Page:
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SS Denebola (T-AKR 289)

- formerly USNS Denebola (T-AKR 289), formerly T-AK 289, formerly SS SEA-LAND RESOURCE -

no coat of arms

Photo by Stefan Karpinski, taken in Middle East waters in 2003. Click to enlarge.

Named after the star which is part of the constellation Leo and is one of the brightest stars in the sky, the DENEBOLA is the third ALGOL - class fast sealift ship. Ships in that class are the world's fastest cargo ships. Originally built in the Netherlands in 1973 as SS SEA-LAND RESOURCE for Sea-Land Services, Inc., Port Elizabeth, N.J., the ship was purchased by the Navy in 1981 and converted. The cargo hold was redesigned into a series of decks connected by ramps so that vehicles can now be driven in and out of storage areas for rapid loading and unloading. Four cranes were installed - twin cranes amidships capable of lifting 35 long tons and twin cranes aft capable of lifting 50 long tons. DENEBOLA was delivered to the Military Sealift Command in 1985.

Since then, the DENEBOLA was involved in several operations including Desert Shield/Desert Storm (1990/91), Restore Hope (1992) and Operation Enduring Freedom (2001 - ). On October 1, 2007, the DENEBOLA was transferred to the MARAD. On October 1, 2008, the ship was transferred to the Ready Reserve Force and lost her USNS designation.

General Characteristics:Launched: November 1, 1973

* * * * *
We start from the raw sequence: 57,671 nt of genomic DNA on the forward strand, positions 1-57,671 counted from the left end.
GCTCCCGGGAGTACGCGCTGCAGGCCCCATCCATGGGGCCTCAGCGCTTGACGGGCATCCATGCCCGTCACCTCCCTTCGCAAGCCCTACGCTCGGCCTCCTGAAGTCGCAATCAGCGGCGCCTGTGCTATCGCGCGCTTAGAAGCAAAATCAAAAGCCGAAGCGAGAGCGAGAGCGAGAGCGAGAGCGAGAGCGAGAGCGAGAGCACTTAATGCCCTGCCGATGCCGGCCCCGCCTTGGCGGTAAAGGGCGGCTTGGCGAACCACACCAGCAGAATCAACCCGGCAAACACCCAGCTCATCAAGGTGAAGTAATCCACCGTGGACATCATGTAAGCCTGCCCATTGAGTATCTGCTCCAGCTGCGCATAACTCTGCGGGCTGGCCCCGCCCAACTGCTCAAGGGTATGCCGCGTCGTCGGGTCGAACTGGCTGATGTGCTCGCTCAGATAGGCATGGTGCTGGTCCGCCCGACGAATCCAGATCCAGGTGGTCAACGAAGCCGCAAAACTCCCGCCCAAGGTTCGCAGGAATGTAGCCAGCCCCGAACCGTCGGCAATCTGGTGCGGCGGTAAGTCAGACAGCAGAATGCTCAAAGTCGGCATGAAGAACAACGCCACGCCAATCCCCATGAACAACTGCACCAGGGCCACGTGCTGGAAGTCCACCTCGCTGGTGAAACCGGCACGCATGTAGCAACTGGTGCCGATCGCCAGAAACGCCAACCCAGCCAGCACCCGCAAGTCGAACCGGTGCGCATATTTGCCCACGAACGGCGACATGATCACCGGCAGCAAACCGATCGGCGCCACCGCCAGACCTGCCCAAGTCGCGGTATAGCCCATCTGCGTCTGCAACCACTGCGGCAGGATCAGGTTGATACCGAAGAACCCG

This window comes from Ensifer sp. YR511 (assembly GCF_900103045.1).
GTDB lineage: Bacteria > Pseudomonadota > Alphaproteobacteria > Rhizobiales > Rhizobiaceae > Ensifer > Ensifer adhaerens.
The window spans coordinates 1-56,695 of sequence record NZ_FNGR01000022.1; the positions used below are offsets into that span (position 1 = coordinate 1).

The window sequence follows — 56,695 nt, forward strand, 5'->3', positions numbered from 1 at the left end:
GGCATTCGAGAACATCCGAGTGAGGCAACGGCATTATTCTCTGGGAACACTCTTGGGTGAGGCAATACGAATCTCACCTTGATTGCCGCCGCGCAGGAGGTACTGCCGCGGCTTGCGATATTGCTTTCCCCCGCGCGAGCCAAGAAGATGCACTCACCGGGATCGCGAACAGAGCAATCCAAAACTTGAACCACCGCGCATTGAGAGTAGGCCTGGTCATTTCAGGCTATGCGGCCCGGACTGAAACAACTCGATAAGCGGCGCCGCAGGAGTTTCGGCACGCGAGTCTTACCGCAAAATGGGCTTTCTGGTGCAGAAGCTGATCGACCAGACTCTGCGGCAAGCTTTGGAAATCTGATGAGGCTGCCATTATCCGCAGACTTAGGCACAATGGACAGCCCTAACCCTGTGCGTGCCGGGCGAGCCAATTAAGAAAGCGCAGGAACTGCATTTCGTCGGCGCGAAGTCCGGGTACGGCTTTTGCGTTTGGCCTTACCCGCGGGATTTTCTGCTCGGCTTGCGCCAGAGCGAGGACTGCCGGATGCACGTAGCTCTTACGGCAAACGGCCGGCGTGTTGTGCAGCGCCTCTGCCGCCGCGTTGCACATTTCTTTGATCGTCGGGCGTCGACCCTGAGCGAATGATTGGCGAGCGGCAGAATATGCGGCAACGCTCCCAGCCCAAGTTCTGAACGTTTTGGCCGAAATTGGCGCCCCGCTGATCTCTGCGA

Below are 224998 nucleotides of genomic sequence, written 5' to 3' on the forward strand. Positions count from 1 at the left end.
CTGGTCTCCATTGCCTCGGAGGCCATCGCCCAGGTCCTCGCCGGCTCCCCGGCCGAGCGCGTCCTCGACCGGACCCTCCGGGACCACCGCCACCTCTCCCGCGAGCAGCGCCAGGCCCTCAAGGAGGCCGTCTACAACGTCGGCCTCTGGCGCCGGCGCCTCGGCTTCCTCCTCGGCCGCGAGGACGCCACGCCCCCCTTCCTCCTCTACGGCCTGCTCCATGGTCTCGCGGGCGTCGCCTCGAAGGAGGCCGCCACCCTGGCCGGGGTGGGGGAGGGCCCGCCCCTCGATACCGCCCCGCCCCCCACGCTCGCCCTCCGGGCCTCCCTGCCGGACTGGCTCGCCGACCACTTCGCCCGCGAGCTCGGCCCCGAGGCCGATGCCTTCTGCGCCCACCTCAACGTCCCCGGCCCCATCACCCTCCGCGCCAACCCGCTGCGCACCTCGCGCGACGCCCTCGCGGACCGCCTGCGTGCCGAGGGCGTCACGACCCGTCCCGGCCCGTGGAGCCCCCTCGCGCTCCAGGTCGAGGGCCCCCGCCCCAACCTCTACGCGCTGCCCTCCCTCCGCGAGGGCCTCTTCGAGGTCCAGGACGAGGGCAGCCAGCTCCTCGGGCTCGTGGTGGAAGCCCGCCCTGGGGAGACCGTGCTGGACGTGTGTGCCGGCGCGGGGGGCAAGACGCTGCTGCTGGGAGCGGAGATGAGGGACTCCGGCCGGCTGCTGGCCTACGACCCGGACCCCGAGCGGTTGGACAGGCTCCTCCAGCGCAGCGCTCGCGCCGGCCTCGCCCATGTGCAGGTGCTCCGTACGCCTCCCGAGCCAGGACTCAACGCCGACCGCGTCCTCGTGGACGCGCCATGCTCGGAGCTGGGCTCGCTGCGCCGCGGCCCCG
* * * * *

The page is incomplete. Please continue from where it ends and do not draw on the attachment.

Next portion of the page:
Delivered to Sea-Land Services, Inc., Port Elizabeth, N.J.: December 1,1973
Purchased by the Navy: October 27, 1981
Conversion started: November 22, 1983
Delivered: October 10, 1985
Builder: Rotterdamsche D.D.Mij N.V., Rotterdam, The Netherlands
Conversion yard: Pennsylvania Shipbuilding, Chester, PA
Propulsion system: two Foster-Wheeler boilers, 875 psi (61.6kg/cm2); 9500F (5100C) and two GE MST-19 steam turbines; 120,000 hp (89.5 MW)
Propellers: two
Length: 946.2 feet (288.4 meters)
Beam: 105.6 feet (32.2 meters)
Draft: 36.4 feet (11.1 meters)
Displacement: approx. 55,355 tons full load
Speed: 33 knots
Aircraft: helicopter landing area only
Armament: none
Capacity: more than 700 Army vehicles (including tanks, trucks, and helicopters)
Crew: 43 civilians, 12 military technicians (fully operational); 18 civilians (reduced operating status)
Homeport: Baltimore, MD

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Crew List:

This section contains the names of sailors who served aboard SS DENEBOLA. It is no official listing but contains the names of sailors who submitted their information.

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The photos below were contributed by Stefan Karpinski and were taken by the helo detachment of the German frigate MECKLENBURG-VORPOMMERN (F 218). They show the DENEBOLA being escorted through Bab El Mandeb by the MECKLENBURG-VORPOMMERN during Operation Enduring Freedom in 2003.

The photos below were taken by Michael Jenning and show the DENEBOLA at her layberth at Baltimore, Md., on October 15, 2016.

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